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Today's Stichomancy for Jude Law

The first excerpt represents the past or something you must release, and is drawn from Madame Firmiani by Honore de Balzac:

living. If there was ever an astonished man it was the young professor when he beheld his uncle. The door was unlocked, his lamp still burning; he had been sitting up all night.

"You rascal!" said Monsieur de Bourbonne, sitting down in the nearest chair; "since when is it the fashion to laugh at uncles who have twenty-six thousand francs a year from solid acres to which we are the sole heir? Let me tell you that in the olden time we stood in awe of such uncles as that. Come, speak up, what fault have you to find with me? Haven't I played my part as uncle properly? Did I ever require you to respect me? Have I ever refused you money? When did I shut the door in your face on pretence that you had come to look after my health?

The second excerpt represents the present or the deciding factor of the moment, and is drawn from Lair of the White Worm by Bram Stoker:

the eyes of Adam fixed on him from his berth. His grand-nephew had given him the sofa, occupying the lower berth himself. The old man, despite his great strength and normal activity, was somewhat tired by his long journey of the day before, and the prolonged and exciting interview which followed it. So he was glad to lie still and rest his body, whilst his mind was actively exercised in taking in all he could of his strange surroundings. Adam, too, after the pastoral habit to which he had been bred, woke with the dawn, and was ready to enter on the experiences of the new day whenever it might suit his elder companion. It was little wonder, then, that, so soon as each realised the other's readiness, they simultaneously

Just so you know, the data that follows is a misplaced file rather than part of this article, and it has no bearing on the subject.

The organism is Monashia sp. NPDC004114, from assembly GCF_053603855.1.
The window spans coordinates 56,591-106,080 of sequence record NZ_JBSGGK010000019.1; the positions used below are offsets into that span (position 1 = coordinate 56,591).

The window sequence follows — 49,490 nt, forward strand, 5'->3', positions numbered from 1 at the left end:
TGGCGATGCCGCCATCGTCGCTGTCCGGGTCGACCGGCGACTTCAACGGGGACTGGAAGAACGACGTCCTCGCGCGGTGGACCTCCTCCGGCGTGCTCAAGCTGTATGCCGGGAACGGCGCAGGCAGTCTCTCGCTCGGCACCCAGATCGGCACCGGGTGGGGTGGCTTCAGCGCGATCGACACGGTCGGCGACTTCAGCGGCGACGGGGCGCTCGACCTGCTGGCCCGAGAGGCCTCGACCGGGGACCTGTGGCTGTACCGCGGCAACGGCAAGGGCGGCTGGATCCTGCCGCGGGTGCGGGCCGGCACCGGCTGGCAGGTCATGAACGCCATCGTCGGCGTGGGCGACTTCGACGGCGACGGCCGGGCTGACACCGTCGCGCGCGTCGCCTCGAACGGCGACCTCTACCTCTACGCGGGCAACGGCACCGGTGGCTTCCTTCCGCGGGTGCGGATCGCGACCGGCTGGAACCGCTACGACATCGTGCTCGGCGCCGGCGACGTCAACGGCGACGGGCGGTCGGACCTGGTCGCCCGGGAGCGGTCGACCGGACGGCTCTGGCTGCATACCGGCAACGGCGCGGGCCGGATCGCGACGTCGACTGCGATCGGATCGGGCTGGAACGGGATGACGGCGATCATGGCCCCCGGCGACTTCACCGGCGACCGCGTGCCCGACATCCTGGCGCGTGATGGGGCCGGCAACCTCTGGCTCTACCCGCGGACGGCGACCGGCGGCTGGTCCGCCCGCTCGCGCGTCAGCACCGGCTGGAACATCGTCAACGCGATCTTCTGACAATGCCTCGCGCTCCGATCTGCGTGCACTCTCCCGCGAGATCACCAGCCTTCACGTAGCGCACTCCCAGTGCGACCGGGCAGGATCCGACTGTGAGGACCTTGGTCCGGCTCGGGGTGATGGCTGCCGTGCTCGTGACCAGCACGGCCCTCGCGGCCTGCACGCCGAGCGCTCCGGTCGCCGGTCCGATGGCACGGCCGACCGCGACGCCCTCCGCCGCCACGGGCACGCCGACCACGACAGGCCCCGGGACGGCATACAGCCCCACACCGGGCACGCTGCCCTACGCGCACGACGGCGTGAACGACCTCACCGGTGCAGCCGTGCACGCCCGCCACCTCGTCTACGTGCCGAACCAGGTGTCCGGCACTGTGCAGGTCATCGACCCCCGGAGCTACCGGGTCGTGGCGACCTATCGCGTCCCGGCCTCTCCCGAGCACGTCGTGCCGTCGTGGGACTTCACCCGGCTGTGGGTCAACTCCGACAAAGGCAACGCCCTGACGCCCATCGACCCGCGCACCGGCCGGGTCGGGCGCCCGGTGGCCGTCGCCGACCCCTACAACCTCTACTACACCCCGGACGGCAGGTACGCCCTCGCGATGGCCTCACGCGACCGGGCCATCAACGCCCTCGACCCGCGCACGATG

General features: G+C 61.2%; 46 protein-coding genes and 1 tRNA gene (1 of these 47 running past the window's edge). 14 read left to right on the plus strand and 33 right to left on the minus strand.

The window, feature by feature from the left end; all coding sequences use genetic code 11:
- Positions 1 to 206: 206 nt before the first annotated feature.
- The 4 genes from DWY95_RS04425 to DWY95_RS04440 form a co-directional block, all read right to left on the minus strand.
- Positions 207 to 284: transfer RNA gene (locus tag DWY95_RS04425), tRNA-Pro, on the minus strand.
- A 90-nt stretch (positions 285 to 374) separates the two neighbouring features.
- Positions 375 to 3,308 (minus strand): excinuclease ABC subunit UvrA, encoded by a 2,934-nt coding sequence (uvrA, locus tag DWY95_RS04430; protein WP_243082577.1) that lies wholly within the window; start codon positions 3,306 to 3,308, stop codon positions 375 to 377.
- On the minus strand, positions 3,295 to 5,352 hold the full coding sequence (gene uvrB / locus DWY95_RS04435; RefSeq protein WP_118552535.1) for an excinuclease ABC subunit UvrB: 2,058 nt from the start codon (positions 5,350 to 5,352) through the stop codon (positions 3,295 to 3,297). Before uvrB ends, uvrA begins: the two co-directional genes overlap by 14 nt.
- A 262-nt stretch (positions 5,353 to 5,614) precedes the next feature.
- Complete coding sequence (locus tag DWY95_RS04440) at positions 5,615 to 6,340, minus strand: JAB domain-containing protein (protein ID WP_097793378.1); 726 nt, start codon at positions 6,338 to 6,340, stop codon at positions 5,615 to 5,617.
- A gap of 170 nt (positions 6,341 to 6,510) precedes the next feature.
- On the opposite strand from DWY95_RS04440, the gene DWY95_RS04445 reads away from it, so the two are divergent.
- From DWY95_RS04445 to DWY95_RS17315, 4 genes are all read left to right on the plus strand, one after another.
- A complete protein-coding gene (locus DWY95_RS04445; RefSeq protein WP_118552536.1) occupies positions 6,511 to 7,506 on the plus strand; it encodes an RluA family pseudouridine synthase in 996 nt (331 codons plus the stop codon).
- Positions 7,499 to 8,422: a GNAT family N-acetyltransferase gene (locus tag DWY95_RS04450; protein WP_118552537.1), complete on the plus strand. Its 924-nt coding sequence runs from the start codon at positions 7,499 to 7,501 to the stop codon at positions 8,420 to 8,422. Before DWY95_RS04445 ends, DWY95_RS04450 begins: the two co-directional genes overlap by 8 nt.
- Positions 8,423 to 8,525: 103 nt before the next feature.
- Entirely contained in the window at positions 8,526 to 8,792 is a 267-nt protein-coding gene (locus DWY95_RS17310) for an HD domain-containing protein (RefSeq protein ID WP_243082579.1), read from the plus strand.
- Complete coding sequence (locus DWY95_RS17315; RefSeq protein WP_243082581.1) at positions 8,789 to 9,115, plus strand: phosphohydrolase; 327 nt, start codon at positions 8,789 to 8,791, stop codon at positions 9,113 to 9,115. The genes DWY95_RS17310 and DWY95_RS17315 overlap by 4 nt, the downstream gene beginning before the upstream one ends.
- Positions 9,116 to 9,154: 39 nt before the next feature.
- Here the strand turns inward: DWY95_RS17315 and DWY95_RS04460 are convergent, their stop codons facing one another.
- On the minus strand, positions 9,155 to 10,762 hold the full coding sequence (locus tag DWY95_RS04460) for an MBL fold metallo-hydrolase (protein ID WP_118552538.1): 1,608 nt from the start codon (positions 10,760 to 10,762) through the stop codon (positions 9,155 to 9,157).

Lair of the White Worm
The third excerpt represents the future or something you must embrace, and is drawn from A Legend of Montrose by Walter Scott:

"We now observed his hands were bloody, and that there were spots of blood on his face, and waited the issue with impatience; when suddenly, undoing the comer of his plaid, he rolled down on the table a human head, bloody and new severed, saying at the same time, 'Lie thou where the head of a better man lay before ye.' From the haggard features, and matted red hair and beard, partly grizzled with age, his father and others present recognised the head of Hector of the Mist, a well-known leader among the outlaws, redoubted for strength and ferocity, who had been active in the murder of the unfortunate Forester, uncle to Allan, and had escaped by a desperate defence and extraordinary agility,